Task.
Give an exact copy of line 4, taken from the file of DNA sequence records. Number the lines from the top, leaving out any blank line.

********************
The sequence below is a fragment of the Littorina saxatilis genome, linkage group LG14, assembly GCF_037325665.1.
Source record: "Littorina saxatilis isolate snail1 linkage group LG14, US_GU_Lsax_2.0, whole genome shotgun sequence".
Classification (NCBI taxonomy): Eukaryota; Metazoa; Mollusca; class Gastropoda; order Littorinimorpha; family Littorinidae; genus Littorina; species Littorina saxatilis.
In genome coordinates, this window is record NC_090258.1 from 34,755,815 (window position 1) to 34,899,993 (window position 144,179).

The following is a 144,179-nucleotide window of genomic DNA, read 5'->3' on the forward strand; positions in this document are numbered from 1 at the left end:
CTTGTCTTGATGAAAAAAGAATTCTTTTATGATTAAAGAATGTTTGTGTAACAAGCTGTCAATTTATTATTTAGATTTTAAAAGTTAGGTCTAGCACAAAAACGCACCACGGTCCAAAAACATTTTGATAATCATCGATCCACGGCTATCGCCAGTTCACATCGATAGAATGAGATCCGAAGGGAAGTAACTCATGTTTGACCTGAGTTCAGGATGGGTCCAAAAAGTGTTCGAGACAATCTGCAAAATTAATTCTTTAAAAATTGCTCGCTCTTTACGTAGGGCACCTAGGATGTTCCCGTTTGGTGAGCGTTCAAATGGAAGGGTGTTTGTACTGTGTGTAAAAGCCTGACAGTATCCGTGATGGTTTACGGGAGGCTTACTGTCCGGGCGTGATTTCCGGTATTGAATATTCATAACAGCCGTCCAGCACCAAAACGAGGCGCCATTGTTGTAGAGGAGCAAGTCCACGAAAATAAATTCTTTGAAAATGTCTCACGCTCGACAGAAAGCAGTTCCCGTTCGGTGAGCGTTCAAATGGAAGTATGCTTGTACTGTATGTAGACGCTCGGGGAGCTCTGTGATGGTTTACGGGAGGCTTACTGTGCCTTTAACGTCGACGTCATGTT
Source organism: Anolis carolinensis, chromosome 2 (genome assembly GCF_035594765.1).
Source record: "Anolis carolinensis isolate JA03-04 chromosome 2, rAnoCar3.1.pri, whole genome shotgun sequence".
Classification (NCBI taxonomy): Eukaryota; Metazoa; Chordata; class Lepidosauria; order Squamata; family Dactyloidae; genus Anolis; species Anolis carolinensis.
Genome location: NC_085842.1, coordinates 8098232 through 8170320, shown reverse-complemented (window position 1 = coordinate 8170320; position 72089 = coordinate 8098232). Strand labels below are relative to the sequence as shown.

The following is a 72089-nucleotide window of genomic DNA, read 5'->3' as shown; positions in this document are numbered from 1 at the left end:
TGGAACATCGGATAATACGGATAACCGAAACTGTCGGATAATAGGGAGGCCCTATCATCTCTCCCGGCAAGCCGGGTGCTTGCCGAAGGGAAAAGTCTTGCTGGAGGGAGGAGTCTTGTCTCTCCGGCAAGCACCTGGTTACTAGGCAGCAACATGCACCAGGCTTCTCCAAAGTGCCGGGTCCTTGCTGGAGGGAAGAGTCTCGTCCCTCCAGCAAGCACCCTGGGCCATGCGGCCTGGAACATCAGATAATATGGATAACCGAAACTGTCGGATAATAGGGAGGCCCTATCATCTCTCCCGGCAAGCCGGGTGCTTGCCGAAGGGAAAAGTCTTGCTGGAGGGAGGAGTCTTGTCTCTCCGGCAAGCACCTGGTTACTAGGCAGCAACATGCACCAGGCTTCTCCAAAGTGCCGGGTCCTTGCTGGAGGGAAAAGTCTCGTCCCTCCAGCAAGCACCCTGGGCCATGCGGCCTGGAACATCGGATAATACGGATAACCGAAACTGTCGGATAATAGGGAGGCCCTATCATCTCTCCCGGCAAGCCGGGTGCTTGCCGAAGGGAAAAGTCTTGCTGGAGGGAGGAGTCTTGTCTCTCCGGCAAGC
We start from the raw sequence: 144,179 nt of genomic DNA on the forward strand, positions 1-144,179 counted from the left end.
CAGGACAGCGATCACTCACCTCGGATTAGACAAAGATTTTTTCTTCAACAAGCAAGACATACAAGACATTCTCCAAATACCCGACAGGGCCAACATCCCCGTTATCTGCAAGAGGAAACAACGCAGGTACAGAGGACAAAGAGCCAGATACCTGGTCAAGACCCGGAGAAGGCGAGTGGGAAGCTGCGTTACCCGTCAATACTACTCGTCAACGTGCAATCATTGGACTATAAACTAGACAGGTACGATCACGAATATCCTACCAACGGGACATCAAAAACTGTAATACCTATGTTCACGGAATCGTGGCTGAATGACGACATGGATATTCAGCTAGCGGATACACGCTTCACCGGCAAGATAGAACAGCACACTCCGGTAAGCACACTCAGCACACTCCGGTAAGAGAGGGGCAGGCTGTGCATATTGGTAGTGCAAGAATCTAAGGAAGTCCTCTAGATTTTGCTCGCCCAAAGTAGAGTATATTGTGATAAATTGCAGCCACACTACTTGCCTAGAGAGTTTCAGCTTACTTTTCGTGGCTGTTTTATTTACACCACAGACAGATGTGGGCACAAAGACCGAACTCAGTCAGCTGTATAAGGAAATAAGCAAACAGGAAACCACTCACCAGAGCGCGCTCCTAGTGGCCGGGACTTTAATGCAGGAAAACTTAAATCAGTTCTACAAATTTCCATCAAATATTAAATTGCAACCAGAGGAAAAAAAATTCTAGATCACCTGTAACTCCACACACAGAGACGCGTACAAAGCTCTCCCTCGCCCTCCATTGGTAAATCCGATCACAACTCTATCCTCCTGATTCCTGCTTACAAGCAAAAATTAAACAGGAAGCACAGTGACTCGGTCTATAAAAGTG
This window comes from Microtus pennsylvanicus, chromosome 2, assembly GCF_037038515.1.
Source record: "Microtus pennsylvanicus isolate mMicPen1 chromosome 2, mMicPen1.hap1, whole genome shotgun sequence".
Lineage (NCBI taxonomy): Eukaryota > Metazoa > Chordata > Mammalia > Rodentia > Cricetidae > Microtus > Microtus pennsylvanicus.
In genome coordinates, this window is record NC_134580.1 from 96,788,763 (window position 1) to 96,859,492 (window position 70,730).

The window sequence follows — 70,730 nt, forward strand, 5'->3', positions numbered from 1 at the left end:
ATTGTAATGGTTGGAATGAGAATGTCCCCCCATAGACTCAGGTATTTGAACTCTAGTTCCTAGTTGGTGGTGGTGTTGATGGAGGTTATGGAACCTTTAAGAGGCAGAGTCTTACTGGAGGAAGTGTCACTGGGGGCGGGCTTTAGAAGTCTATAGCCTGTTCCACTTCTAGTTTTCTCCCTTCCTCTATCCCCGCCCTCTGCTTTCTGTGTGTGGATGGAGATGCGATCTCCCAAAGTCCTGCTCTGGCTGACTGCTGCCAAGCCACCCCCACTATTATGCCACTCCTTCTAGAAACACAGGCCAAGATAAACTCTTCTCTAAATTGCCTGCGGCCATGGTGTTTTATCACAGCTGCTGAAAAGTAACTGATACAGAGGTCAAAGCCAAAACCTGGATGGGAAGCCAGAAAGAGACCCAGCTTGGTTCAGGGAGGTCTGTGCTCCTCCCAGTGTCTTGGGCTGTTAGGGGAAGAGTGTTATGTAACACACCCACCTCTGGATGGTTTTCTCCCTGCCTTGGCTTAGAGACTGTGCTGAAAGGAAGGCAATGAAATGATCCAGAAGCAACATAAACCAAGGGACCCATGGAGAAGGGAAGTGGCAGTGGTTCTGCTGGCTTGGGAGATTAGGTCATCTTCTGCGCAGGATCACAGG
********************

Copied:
In genome coordinates, this window is record NC_090258.1 from 34,755,815 (window position 1) to 34,899,993 (window position 144,179).